Ah, by the way, let me remind you that when you interviewed me about the previous novel I made a promise that the eighties won’t feature in my next work. I hope you noticed that I’ve kept my word. 

All the characters in the book have a love relationship of some kind, and all these relationships are extraordinary, in the sense that they develop in some peculiar manner
All the characters in the book have a love relationship of some kind, and all these relationships are extraordinary, in the sense that they develop in some peculiar manner
One of the story strands concerns an incestuous relationship. Is there a particular reason you chose to explore this phenomenon within the story?

As I said the novel is a love story, or a series of love stories. The intimate relationship between two siblings is one of them. Sometimes it seems that things just happen: these two fell in love. And may I point out that their relationship was not just sex but a very intimate connection. Both have their separate lives and relationships, but their intimacy and the need to express it keep returning because they are in love, they consider themselves to be siblings and lovers. 

A closer look at the love relationships in this novel shows that almost all the characters have a secret love which does not influence their – what shall I call it? – ‘official’ relationship. These siblings, like the rest of the characters, have their thing on the side too. I have never written about incest, and in our literature incest doesn’t feature much. I’m very interested in the way and the reason why people connect, about different types of love, different ways people express their intimacy and their different desires. Our society deems incest as taboo, which is why it is interesting to write about. While Western society, at least legally and scientifically, has stopped regarding certain sexualities, like homosexuality, as perversions, other forms of intimacies remained listed as deviant, for example incestuous relations. Of course, even sexualities have history. But let us not philosophize too much on this and keep it simple. As it happened, two characters of the book, two siblings, were also lovers.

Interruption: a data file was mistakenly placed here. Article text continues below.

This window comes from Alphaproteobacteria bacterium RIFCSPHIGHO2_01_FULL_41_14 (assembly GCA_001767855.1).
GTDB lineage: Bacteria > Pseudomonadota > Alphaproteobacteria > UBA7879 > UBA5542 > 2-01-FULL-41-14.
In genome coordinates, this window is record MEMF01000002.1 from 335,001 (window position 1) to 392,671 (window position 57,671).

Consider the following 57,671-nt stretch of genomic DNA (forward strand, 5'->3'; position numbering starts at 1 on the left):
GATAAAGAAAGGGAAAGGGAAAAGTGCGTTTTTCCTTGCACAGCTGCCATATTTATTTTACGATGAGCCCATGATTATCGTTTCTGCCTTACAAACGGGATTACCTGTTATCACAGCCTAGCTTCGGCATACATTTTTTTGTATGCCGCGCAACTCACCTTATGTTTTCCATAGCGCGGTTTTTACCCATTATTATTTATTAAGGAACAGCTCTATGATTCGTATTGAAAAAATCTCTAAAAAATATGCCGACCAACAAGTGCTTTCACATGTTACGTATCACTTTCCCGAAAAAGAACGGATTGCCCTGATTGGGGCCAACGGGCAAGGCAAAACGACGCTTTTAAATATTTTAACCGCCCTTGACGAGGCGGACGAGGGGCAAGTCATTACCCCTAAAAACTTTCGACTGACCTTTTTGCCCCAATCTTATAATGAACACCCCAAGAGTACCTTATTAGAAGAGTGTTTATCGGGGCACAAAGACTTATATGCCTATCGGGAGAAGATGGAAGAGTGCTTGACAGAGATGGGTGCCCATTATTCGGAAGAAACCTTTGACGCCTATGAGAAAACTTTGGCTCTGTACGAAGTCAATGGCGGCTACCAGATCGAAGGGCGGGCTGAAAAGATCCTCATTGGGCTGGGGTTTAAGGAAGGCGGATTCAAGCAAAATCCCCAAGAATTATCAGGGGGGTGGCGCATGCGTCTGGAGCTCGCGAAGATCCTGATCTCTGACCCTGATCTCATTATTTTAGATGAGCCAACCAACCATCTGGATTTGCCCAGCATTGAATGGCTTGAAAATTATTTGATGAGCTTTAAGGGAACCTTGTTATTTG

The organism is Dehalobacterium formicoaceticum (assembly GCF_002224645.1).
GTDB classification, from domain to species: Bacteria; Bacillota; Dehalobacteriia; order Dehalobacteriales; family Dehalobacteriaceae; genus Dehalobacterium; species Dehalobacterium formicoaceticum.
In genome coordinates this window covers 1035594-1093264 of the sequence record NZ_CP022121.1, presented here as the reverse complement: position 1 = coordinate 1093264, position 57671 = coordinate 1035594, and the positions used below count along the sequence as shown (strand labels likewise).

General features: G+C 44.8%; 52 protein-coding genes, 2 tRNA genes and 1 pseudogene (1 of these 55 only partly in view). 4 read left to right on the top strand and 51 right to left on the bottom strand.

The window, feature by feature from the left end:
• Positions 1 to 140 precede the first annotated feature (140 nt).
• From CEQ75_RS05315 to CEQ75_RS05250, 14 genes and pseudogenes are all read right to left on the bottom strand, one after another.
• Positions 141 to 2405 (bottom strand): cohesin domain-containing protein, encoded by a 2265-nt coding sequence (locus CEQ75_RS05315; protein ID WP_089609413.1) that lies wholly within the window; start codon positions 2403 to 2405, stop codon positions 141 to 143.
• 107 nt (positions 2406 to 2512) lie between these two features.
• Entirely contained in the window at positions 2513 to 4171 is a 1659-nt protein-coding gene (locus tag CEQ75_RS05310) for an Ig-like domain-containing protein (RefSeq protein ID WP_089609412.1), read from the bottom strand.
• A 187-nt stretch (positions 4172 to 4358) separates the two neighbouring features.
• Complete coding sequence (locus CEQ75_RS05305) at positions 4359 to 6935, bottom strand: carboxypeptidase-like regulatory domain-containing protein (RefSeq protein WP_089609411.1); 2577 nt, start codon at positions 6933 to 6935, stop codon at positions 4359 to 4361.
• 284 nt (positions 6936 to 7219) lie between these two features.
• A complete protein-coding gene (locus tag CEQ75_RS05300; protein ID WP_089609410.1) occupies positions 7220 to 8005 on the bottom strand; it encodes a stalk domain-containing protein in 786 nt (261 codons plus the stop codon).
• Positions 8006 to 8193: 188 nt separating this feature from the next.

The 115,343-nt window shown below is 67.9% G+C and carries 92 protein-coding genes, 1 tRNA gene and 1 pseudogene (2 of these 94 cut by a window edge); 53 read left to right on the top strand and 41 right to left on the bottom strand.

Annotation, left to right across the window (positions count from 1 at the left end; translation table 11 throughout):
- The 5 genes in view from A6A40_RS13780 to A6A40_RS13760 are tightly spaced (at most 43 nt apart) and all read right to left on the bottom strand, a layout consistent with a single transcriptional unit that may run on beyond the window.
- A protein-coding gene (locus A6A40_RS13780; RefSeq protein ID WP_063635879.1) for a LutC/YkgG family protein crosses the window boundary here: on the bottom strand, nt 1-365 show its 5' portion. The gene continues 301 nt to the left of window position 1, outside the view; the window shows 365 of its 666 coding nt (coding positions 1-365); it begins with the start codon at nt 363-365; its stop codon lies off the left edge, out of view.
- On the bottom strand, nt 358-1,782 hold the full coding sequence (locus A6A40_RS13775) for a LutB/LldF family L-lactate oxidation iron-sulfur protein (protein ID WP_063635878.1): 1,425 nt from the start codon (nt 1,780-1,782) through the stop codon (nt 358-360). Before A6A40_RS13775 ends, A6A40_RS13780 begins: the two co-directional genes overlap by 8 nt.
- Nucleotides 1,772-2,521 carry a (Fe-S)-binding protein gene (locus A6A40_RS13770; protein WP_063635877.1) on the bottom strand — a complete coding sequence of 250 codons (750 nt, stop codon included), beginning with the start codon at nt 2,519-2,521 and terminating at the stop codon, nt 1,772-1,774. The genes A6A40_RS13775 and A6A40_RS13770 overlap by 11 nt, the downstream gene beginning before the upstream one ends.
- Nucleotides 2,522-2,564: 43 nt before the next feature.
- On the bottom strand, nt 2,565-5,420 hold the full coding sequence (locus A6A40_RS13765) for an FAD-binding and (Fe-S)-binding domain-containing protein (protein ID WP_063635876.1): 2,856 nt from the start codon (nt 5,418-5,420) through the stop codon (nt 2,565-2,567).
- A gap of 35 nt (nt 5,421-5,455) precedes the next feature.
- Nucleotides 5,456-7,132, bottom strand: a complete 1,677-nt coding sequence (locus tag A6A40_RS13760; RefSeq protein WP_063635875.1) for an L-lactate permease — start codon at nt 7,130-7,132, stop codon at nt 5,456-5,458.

How would you say the book fits within the scope of your other published work

I really can’t answer this. In a way it’s a continuation of what I have worked on so far: my endeavor to understand humanity. But this is such a cliché and an obvious statement, because what else can literature be  but the attempt to observe and interpret human life?

What’s next for you?

Since we’re almost at the year’s end, when people start making resolutions, I can already declare mine: more time to writing, less time doing things which at the end of the day give me little to no satisfaction. I’m looking very forward to 2017 because Arc Publications, an independent publishing house in the UK, will be publishing a selected collection of my poems, a project which was awarded a PEN grant. In the Name of the Father should be published in a number of countries. I shall be giving readings in Washington DC next February and have been commissioned to write and read a poem for a special event happening in London in March. And then in summer there’s the Mediterranean Literature festival organized by Inizjamed which is always a great honour and pleasure to participate in.

I am working on my next novel which so far is about cats. As long as I keep my resolution for 2017 it should occupy most of my writing time. But during the festive season I shall be writing next Carnival’s QarÄ‹illa.

Fid-Dlam Tal-Lejl Harisna is published by Klabb Kotba Maltin

teodor_reljic
Teodor Reljic is MaltaToday's culture editor and film critic. He joined t...